Oldish thread, but I wanted to share some of my preliminary research on this topic.
This swap seems pretty feasible if you have a wrecked Tesla available to you, or if you have about $16-20k for Tesla parts alone. It's not easy or cheap, but it's definitely not impossible. Some obstacles will include converting the rear end to accept the Tesla rear subframe. Several people have put in Nissan S13 and S14 rear subframes on their S30s, so a Tesla rear subframe is not impossible. See my attached pictures to see examples of a Model X and Model 3 subframe with motor and complete rear suspension. You'll pay in the neighborhood of $4k for a Model S/Model X rear assembly, and maybe $10k for a Model 3 rear assembly. With those rear assemblies, you are reducing your moving parts count by lots. Tesla drivetrain omits the following:
water pump and coolant system
pulley driven air con
timing belts / chains
ignition systems with spark plugs
fuel pumps and fuel regulation
fuel tank / cell
exhausts / mufflers / emissions control devices
The Model 3 has a very advanced modular battery array compared to the S and X. In the 3, Tesla situates them all in a row below the floor and they each have integrated circuitry. The S30's floor isn't long enough to place a stock Tesla Model 3 array in. If you have half a million dollars, maybe you can buy a Tesla Roadster for parts 😅. If you removed modules from this array, you'd still also have to raise your S30's floor by at least 4 inches. Or. you can reconfigure the array and have the modules line your engine bay and the hatch area. There's also the transmission tunnel which you'll no longer need, which you can widen at the rear to facilitate the storage of several battery modules. Currently, complete battery arrays from wrecked Model 3s are in the $10k range. Check out Jack Rickard's video of a Model 3 teardown:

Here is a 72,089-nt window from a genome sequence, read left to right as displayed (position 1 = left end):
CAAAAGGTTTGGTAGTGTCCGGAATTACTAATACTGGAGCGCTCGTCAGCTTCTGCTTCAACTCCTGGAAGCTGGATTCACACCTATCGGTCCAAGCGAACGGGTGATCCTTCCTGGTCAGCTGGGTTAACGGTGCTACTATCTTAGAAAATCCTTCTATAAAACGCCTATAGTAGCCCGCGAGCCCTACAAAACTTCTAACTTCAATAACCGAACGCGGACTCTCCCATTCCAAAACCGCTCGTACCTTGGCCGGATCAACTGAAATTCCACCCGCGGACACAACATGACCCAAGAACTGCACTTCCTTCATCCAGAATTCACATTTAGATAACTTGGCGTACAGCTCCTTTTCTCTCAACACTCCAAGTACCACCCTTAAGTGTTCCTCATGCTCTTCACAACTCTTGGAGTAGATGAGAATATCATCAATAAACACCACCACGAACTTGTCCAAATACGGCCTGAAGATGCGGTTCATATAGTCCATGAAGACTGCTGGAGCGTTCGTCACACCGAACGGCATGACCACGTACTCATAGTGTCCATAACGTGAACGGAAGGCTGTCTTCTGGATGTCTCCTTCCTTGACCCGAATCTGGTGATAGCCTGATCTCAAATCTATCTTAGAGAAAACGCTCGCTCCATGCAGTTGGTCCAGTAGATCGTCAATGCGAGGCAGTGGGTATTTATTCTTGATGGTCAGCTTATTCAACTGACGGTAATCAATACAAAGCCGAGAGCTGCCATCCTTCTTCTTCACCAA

Some people are creating their own LiIon battery arrays, but the Model 3 is truly next generation stuff with great longevity and energy density Lastly, you'll need "engine management" ... it's territory I haven't researched heavily, but a good start would be checking out EVTV Motor Verks and EV Controls, neither of which I have any experience or affiliation with.
Basically, you can put pretty much anything in a Datsun but getting it to work (reliably and safely) is another story. I have two Tesla PowerWalls for the house, but I definitely don't have $10k for a battery array for the Datsun, so I'm just roll with the S14 subframe that I already have. I know EV swaps are inevitabie in the near future, so I might save the Tesla dual motor swap for my Land Cruiser.
I know some people ask "why do this?" Once people have ironed out all of the wrinkles, good battery tech comes down in price and charging times are reduced (graphene batteries and supercapacitors, perhaps), the performance potential and overall simplicity make pretty compelling reasons. Also, if you generate your own electricity, even better.